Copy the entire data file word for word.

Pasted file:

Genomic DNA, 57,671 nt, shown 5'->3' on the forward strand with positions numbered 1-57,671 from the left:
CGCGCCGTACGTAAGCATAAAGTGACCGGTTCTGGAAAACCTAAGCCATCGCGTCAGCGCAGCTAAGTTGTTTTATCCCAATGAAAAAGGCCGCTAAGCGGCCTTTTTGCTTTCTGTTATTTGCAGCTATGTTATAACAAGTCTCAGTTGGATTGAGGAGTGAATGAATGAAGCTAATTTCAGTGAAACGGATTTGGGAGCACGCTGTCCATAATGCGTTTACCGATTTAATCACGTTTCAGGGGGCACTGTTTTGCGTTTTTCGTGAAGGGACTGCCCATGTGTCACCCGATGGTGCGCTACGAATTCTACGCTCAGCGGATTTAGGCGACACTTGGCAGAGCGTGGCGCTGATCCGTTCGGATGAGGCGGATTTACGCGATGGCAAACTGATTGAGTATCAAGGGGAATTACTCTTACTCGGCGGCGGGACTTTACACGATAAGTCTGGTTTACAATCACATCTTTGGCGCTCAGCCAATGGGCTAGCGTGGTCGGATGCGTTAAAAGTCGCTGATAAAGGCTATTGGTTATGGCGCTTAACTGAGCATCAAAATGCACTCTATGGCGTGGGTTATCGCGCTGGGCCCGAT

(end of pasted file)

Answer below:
Genomic DNA, 57,671 nt, shown 5'->3' on the forward strand with positions numbered 1-57,671 from the left:
CGCGCCGTACGTAAGCATAAAGTGACCGGTTCTGGAAAACCTAAGCCATCGCGTCAGCGCAGCTAAGTTGTTTTATCCCAATGAAAAAGGCCGCTAAGCGGCCTTTTTGCTTTCTGTTATTTGCAGCTATGTTATAACAAGTCTCAGTTGGATTGAGGAGTGAATGAATGAAGCTAATTTCAGTGAAACGGATTTGGGAGCACGCTGTCCATAATGCGTTTACCGATTTAATCACGTTTCAGGGGGCACTGTTTTGCGTTTTTCGTGAAGGGACTGCCCATGTGTCACCCGATGGTGCGCTACGAATTCTACGCTCAGCGGATTTAGGCGACACTTGGCAGAGCGTGGCGCTGATCCGTTCGGATGAGGCGGATTTACGCGATGGCAAACTGATTGAGTATCAAGGGGAATTACTCTTACTCGGCGGCGGGACTTTACACGATAAGTCTGGTTTACAATCACATCTTTGGCGCTCAGCCAATGGGCTAGCGTGGTCGGATGCGTTAAAAGTCGCTGATAAAGGCTATTGGTTATGGCGCTTAACTGAGCATCAAAATGCACTCTATGGCGTGGGTTATCGCGCTGGGCCCGAT